Therefore, even in the stereo camera having the automatic inter-optical axis distance adjusting mechanism, in the case of the close range photographing of 1 to 2 meters of the distance or except the close range photographing, it frequently needs to correct the parallax by masking the outer area of the picture by means such as the window width reduction of the slide mount or the mask screen at the time of mounting.

It therefore arises the technical subject to be solved to provide a stereo camera having an automatic inter-optical axis adjusting mechanism for reducing the loss of a stereo photographing area in an actual photographing state. The object of the present invention therefore is to solve the above-mentioned subject.

SUMMARY OF THE INVENTION

In order to accomplish the above-mentioned subject, the present invention provides a stereo camera comprising an automatic inter-optical axis distance correcting mechanism having independent lens boards mounting two photographing lenses for moving in parallel the lens boards in parallel in approaching directions as the lens boards are fed so that the optical axes of the two photographing lenses approach to bring the visual fields of the two photographing lenses at a focal position into coincidence, and slide guides of the lens boards provided to move on a linear line for coupling an enlarged position where the principal points of the two photographing lenses are shifted in the approaching direction from the right and left picture pitches at the infinite remote focal position to the contracted position where the visual fields of the two photographing lenses are brought into coincidence at the shortest focal distance, thereby automatically correcting the distance between the optical axes by the slide guides.

BRIEF DESCRIPTION OF THE DRAWINGS

FIG. 1 is a front view of a three-lens stereo camera, illustrating one embodiment of the present invention;

FIG. 2 is a plan sectional view of the three-lens stereo camera;

FIG. 3 is a sectional view illustrating the engaged state of an involute cam shaft with a groove in FIG. 2;

FIG. 4 is an explanatory view representing the relationship between the focus of a photographing lens and a distance between optical axes to bring the right and left lens visual fields;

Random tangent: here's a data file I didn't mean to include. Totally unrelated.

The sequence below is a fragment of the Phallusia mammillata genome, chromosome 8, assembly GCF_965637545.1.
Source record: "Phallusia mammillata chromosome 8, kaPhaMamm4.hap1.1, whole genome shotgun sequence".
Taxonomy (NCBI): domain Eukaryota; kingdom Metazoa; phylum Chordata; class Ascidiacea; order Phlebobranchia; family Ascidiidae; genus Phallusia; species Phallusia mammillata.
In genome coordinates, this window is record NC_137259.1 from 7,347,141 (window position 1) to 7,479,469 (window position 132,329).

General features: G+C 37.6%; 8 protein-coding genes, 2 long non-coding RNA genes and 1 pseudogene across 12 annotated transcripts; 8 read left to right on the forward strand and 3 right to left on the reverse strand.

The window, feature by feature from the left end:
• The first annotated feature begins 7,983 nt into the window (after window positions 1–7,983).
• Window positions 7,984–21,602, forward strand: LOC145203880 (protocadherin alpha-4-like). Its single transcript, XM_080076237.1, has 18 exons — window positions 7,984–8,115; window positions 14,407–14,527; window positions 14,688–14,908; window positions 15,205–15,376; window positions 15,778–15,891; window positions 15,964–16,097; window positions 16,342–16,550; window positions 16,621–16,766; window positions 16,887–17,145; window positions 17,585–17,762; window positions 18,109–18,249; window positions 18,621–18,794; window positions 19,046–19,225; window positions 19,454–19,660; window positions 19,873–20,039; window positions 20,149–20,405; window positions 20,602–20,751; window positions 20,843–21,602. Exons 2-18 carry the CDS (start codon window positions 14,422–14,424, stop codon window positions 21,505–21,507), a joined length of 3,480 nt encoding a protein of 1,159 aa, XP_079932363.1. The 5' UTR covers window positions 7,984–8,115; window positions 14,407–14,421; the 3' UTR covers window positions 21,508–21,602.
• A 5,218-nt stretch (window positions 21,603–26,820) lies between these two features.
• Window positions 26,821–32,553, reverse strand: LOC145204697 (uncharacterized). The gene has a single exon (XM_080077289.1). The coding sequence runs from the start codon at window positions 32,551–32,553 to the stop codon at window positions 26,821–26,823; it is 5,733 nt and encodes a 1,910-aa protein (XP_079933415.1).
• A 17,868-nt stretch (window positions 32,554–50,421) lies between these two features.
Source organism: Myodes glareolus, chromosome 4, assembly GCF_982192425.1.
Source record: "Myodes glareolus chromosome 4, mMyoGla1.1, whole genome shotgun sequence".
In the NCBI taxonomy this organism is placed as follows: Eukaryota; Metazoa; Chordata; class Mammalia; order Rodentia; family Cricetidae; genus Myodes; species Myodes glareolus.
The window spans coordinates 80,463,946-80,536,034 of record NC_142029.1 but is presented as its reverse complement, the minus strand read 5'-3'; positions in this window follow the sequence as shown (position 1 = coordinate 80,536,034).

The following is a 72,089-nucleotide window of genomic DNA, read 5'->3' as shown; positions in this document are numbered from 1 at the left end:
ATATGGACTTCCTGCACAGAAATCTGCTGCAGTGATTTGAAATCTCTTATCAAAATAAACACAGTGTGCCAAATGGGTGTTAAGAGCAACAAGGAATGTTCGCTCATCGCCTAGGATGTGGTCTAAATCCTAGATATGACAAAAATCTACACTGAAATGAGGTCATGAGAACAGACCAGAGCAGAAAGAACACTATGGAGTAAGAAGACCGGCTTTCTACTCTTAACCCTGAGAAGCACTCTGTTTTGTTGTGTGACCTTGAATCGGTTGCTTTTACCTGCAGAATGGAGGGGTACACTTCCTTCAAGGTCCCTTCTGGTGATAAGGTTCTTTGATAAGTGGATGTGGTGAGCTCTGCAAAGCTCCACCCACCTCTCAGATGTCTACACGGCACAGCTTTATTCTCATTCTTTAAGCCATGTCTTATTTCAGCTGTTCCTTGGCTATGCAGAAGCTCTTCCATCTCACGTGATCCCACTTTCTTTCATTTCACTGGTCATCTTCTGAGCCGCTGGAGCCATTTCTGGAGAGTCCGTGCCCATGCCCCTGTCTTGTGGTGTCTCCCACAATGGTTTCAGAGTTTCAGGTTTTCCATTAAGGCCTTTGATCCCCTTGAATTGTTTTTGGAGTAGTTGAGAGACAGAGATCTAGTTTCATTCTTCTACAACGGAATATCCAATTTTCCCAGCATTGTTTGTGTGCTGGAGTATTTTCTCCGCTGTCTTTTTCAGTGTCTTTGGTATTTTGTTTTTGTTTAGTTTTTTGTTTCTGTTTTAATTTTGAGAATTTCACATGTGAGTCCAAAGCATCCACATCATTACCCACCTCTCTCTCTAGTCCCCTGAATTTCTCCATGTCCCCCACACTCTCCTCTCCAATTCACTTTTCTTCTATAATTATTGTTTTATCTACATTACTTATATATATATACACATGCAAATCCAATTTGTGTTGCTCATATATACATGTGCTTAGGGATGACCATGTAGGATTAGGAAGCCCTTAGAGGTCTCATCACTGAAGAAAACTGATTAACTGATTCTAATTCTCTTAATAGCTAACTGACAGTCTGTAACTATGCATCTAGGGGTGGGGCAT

FIG. 5 is a table exemplifying the numeric value of a shifting amount S1 to a feeding amount if of the photographing lens;

FIG. 6 is a graph illustrating the locus of the principal point of the photographing lens of the stereo camera of the present invention;

FIG. 7 is a plan sectional view of a three-lens stereo camera, illustrating another embodiment of the present invention;

FIG. 8 is a perspective view of a lens board and a cam shaft shown in FIG. 7;

FIG. 9 is a front view of a two-lens stereo camera, illustrating the still another embodiment of the present invention;

FIGS. 10L and 10R are explanatory views of the photographed results of conventional stereo camera; and

FIG. 11 is an explanatory view representing the picture loss of the stereo slide of FIG. 10.

DESCRIPTION OF THE PREFERRED EMBODIMENTS

Embodiments of the present invention will now be described in detail. FIG. 1 illustrates a three-lens stereo camera 1 as one example of a stereo camera, wherein a finder lens 2 and a pair of right and left photographing lenses 3R and 3L are arranged in one lateral row at the center of the front surface of a camera body, and the optical axes of the three lenses are disposed in parallel in the same plane. A focal plane shutter (not shown) is disposed immediately before the film surface behind the photographing lenses 3R and 3L, and a 45-degree reflect mirror (not shown) is fixed behind the finder lens 2 having the same lens characteristics as the photographing lenses 3R and 3L. A light incident to the finder lens 2 is focused on an upper focal plate 4 via a reflex mirror, and an erect image can be observed via a pentaprism 5 and eyepieces 6 similarly to the general one-lens reflect camera.

FIG. 2 illustrates an inter-optical axis distance automatic adjusting type focus adjusting mechanism of the stereo camera 1. Slide guides 9R and 9L for obliquely sliding right and left lens boards 8R and 8L for mounting photographing lenses 3R and 3L in a direction for approaching the distance between the optical axes of the photographing lenses 3R and 3L as the lens boards 8R and 8L are fed are symmetrically molded at the lens mount 7 of a camera body, and sliders 10 provided at both the right and left sides of the lens boards 8R and 8L are engaged with the slide guides 9R and 9L. A lens board 8C of the lens finder 10 is mounted at a slide guide 9C formed in an optical axis direction, and linearly moved in the optical axis direction.